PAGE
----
Just because Veteran's Day has already passed does not mean it's time to forget the work of current and former military personnel. In fact, the solar energy industry has been instrumental in powering operations for all branches of the military and in providing reliable and cost-effective electricity for when veterans return home from deployment.
Veterans Help Companies Adopt Solar Panels One New Jersey solar installation company recently announced a new program designed to help veterans and organizations seek to help ex-military personnel get on their feet financially after returning home from a deployment. The Adopt-A-Solar-Panel program works in two ways. For one, veterans will able to receive above-average commissions on every solar panel sale they make. Plus, companies and other organizations will be able to have a portion of the money paid for a new installation go toward providing free PV power systems to groups like the Veterans of Foreign Wars (VFW) and the American Legion.
The "Adopt-A-Solar-Panel Program is designed to not only help a veteran in need with an ample sales commission for every organized program sale, but also provide a green energy solution to non-profit organizations and sponsors involved with this distinct offering," the company said in a release.
PV Power Systems for Veterans The California based San Fernando-Santa Clarita Valley Habitat for Heroes, an offshoot of the nationwide organization Habitat for Humanity, recently announced that they will be teaming up with California solar installers to put in photovoltaic arrays at no charge for the homes of veterans. SCV News reported that the organization plans to build 80 new homes with a solar energy installation starting in the spring of 2013.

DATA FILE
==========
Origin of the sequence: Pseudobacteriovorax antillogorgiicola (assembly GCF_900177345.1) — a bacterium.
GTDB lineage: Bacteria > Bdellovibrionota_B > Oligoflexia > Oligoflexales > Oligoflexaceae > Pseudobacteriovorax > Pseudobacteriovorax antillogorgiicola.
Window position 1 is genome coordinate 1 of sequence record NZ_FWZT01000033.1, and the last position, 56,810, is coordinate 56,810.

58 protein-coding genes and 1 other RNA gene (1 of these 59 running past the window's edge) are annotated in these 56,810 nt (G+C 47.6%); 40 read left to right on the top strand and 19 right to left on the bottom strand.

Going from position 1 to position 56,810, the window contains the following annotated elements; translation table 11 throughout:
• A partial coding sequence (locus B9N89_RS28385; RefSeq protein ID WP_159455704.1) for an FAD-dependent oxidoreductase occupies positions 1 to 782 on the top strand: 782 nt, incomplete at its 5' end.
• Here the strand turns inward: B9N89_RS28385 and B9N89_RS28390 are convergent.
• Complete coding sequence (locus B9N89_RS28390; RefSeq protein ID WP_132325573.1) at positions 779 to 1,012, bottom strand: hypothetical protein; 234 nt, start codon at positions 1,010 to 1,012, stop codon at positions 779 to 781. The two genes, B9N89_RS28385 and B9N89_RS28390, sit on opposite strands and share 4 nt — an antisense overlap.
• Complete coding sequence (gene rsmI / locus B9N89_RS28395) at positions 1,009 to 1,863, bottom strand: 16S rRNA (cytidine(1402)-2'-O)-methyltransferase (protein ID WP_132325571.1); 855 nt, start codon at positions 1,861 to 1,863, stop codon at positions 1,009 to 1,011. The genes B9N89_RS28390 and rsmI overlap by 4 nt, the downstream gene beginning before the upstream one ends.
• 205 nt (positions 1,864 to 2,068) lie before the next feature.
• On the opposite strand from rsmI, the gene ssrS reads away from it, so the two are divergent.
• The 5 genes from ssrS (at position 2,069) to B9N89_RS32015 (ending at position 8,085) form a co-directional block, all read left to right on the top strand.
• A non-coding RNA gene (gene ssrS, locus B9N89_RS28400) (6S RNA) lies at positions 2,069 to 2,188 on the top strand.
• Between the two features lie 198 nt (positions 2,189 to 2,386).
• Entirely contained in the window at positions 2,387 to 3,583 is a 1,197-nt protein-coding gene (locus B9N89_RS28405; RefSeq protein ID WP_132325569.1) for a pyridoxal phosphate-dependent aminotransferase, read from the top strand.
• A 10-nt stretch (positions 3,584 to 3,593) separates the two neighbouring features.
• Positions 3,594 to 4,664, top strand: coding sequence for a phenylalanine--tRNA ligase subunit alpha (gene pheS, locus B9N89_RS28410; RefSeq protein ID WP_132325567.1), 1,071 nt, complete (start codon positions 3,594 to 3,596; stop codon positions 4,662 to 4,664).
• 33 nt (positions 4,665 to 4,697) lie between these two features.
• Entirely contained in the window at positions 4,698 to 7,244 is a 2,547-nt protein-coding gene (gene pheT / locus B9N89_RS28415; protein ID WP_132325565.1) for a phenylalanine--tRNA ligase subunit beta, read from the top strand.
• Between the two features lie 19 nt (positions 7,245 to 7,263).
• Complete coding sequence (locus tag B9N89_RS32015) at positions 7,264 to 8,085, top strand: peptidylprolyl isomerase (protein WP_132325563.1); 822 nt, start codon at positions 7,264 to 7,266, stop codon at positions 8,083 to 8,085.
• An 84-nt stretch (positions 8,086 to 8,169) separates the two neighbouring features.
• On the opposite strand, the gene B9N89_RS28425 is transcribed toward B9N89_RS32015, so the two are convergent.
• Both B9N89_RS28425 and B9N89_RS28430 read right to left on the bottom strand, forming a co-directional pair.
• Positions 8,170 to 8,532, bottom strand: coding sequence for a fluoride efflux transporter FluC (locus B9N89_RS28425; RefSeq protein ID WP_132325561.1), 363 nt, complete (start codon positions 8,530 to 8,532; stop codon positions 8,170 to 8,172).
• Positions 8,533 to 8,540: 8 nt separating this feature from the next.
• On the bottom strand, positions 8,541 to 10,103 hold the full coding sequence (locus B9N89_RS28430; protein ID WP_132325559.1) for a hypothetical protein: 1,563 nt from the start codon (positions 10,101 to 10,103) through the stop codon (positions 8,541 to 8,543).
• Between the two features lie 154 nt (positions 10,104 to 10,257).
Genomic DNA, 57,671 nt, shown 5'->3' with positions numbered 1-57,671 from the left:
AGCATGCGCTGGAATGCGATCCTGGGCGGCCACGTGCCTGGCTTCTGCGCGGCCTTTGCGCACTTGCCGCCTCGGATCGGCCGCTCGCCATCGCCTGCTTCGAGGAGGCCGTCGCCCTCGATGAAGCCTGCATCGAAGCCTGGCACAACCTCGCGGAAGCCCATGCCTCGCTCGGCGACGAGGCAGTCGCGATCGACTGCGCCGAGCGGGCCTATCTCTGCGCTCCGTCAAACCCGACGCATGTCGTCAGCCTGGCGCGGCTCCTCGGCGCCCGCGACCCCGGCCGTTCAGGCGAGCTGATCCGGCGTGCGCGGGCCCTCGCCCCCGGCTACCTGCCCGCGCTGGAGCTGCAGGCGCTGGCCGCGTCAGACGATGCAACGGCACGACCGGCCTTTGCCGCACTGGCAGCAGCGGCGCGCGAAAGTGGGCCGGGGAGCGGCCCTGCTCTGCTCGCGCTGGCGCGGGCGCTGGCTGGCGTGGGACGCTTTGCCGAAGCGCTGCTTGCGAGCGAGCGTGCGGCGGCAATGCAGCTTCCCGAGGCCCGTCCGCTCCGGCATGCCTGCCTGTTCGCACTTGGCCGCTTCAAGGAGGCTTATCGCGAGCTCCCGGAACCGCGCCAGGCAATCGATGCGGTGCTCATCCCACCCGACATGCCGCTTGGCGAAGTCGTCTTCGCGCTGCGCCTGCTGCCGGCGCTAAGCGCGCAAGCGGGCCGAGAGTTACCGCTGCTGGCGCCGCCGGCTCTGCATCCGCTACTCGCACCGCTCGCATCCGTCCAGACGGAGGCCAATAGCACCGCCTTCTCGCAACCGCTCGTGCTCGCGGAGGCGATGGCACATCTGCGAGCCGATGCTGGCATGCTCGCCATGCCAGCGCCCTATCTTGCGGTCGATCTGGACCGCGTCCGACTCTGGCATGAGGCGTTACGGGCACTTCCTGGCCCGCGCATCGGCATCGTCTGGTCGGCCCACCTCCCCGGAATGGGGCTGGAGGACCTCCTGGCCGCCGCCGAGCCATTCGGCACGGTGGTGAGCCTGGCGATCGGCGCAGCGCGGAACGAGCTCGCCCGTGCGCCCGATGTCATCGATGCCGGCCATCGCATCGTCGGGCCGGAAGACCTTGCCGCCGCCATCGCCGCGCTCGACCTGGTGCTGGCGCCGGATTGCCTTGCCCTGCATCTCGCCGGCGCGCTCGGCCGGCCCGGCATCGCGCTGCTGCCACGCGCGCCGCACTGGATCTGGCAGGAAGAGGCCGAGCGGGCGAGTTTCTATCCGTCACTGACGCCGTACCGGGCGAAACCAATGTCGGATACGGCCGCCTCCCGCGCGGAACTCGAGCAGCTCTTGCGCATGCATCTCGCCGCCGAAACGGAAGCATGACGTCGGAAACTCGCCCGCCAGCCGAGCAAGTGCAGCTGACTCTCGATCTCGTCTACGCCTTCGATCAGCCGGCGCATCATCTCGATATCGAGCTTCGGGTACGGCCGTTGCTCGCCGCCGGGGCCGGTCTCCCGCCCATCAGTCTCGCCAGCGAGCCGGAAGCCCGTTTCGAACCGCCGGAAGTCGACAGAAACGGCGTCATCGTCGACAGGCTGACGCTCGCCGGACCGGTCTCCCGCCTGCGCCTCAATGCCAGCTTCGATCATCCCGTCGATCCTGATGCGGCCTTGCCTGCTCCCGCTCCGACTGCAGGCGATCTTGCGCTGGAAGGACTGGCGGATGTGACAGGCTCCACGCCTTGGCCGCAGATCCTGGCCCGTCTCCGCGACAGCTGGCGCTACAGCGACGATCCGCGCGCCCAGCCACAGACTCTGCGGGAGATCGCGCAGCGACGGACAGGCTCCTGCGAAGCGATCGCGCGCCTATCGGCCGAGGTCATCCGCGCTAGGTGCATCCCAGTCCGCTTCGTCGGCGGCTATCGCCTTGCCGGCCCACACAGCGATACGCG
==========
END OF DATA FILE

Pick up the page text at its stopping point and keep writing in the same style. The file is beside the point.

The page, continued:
The program not only will be providing no-cost installations on newly-constructed property, but they are also offering qualified veterans the chance to get a California solar installation at a drastically reduced rate on the home they already own. SCV News cited the example of one project for an Iraq War veteran's family living in Saugus. Thanks to the program, the family was able to afford a system that otherwise would have cost around $23,000 and thus was able to reduce their $300 monthly energy bills.
"Just to have the opportunity to give back in that way to our veterans who keep us free and have sacrificed so much is a bigger blessing to us, I think, than it is to them," Mark Figearo, the president and CEO of a California solar installation company, said to the news source.
Navy Weapons Station Turns to Solar The Naval Air Weapons Station China Lake is now having its electricity needs partially met by a new 13.78 megawatt PV power plant, the largest such installation used by the Navy, EarthTechling reported.
The station, located about 120 miles away from Los Angeles, is expected to have about 30 percent of its annual electricity needs met by the installation, according to EarthTechling. The installation also includes solar trackers to make sure the panels capture a maximum amount of electricity.
Over the next 20 years, the location will see its annual energy bills reduced by approximately $13 million. To pay for the PV power system, the Navy elected to use a 20-year power purchase agreement, which should help to bring down monthly bills by at least 30 percent, the online news source reported.
"[T]he power plant is the first federal agency project to be financed through a 20-year term solar power purchase agreement (PPA)," the California solar installers responsible for the project said in a statement. "The 20-year PPA requires no upfront capital or maintenance obligations from the Navy, matches conventional project financing terms for solar power facilities, and allows the Navy to secure electricity at up to 30 percent below the rate available through shorter duration 10-year PPAs."